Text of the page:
Student Posters:

Exploring Drivers for diabetes in the US: A data mining approach
Authors: Ganga Prasad Basyal, David Zeng and Omar El-Gayar, Dakota State University
Keywords: Diabetes; Data mining; Machine learning
Abstract (pdf) | Poster (pdf)


Transfer Learning in Medical Image Classification
Authors: James Boit, Rajesh Godasu, David Zeng, Dakota State University
Keywords: Transfer learning, deep learning, medical images
Abstract (pdf) | Poster (pdf)


Exercise Discrimination using Canonical Correlation Analysis
Authors: Pushkar Sathe, Bach Tran, Mohammad Ranjbar, Shivakumar Sastry, University of Akron
Keywords: Exercise Analysis, Wellness Management
Abstract (pdf) | Poster (pdf)


Automating Genetic Classification for Hemagglutinin and Neuraminidase genes from Influenza A Viruses through Machine Learning Methods
Authors: Michael Zeller, Tavis Anderson, Amy Vincent, Phillip Gauger, Iowa State University, Ames, Iowa;
Keywords: influenza A virus, swine, machine-learning, classification
Abstract (pdf) | Poster (pdf)


Generating Product Traceability Trees for Harvesting from GPS Tracks
Authors: Yaguang Zhang, Andrew Balmos, Aaron Ault, Dennis Buckmaster, James Krogmeier, Purdue University
Keywords: GPS, precision agriculture, product traceability
Abstract (pdf) | Poster (jpg)


Taking Out the Guesswork: An Analytical Approach to Police Traffic Stop Contraband Searches
Authors: Tong Zhou, Anthony Bonifonte, Denison University
Keywords: Data analysis, Linear regression, Contraband Searches
Abstract (pdf) | Poster (pdf)


Invited Posters:

Urbana-Champaign Smart Gigabit Community
Authors: Chieh-Li Chin, University of Illinois at Urbana-Champaign
Keywords: smart community, digital inclusion, community engagement
Abstract: The University of Illinois has partnered with US Ignite to build a living smart gigabit applications testbed in Urbana-Champaign that serves as one of the dozens of Smart Gigabit Communities in the nation. The goal of the project is to foster the development and deployment of next-generation innovative applications that leverage the high-speed network such as Urbana-Champaign Big Broadband (UC2B) and the rich human and technology resources in our community. This poster overviews the strategy, approaches, and activities developed to build the inclusive smart community ecosystem, introduces the gigabit applications from our research community, and features our partnership with the US Ignite Smart Gigabit Communities Program, the local government, and Midwest Big Data Hub.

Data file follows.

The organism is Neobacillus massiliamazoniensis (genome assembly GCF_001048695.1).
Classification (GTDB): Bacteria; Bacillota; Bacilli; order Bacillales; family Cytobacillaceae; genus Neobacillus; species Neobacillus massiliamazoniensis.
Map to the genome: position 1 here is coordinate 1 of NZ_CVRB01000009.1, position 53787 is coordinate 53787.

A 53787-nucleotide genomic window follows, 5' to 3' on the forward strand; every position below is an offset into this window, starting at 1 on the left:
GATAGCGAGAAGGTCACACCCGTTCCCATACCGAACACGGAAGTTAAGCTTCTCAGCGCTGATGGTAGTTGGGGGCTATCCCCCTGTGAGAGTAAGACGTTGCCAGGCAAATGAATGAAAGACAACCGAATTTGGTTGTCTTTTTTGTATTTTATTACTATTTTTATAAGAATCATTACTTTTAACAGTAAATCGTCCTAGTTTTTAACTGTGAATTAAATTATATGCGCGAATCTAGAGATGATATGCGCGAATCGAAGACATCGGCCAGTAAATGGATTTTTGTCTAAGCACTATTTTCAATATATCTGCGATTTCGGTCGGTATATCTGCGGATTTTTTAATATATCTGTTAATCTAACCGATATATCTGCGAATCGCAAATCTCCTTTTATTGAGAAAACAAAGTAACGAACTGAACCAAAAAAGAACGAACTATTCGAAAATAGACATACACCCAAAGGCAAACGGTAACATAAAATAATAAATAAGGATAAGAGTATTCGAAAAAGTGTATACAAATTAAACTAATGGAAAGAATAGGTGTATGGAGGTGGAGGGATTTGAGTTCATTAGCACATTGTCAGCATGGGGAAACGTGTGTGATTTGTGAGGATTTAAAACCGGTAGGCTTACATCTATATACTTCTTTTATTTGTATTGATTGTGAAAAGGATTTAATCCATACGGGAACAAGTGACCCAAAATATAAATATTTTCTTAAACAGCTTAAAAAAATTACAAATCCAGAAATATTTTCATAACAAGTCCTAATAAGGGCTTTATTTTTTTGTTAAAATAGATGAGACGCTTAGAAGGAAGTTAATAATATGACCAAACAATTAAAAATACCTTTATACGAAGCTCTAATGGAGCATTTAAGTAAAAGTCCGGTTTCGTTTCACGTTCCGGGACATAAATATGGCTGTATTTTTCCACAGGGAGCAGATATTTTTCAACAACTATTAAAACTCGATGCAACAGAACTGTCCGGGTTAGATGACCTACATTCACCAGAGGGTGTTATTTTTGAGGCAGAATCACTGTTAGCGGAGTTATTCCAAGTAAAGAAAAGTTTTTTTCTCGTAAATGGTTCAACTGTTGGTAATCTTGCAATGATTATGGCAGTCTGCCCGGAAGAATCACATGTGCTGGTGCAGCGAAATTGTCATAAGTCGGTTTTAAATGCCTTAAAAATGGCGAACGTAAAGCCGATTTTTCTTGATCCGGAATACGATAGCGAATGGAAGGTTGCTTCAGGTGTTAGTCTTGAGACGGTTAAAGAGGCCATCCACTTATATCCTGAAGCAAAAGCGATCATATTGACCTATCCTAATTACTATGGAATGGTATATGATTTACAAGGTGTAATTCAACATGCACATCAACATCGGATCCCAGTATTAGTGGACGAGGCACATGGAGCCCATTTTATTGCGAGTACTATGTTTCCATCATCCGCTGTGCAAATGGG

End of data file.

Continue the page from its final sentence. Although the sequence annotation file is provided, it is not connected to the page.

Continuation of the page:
Poster (pdf)


The Open Ag Technology and Systems Center: demonstrations, frameworks, and community for open source for agriculture
Authors: Dennis Buckmaster, Purdue University ABE; Jim Krogmeier, Purdue University ECE; Aaron Ault Purdue University ECE
Keywords: open-source, real-time, data exchange
Abstract: The Open Agricultural Technologies and Systems Center (OATS) was recently launched and involve industry partners and researchers in real-time exchange (RtX) projects in an open source culture; and will build community and momentum for scalable, distributed agricultural data processing that is readily translated to practice. We find that the data exchange among systems, people, and projects is the most critical component for achieving data-driven sustainability goals. Our aim is to foster an open source culture to agriculture in order to democratize innovation, reduce barriers to building upon previous efforts, build bigger markets, and streamline talent discovery and attraction. The three pillars of the OATS Center are education (online materials for beginner and advanced levels), research (in data engineering topics of sensing, communications, and computing applied to agriculture and food problems and opportunities), and community (industry associations, academic circles, github, and center-sponsored conferences).
Poster (pdf)


An Integrated Big Data Framework for Water Quality Issues in the Upper Mississippi River Basin
Authors: I. Demir, W.F. Krajewski, C.S. Jones, K. Schilling, L.J. Weber (University of Iowa), J. S. Lee, R.E. Warner (University of Illinois at Urbana-Champaign), P.W. Gassman (Iowa State University)
Keywords: Upper Mississippi, Water Quality, Information System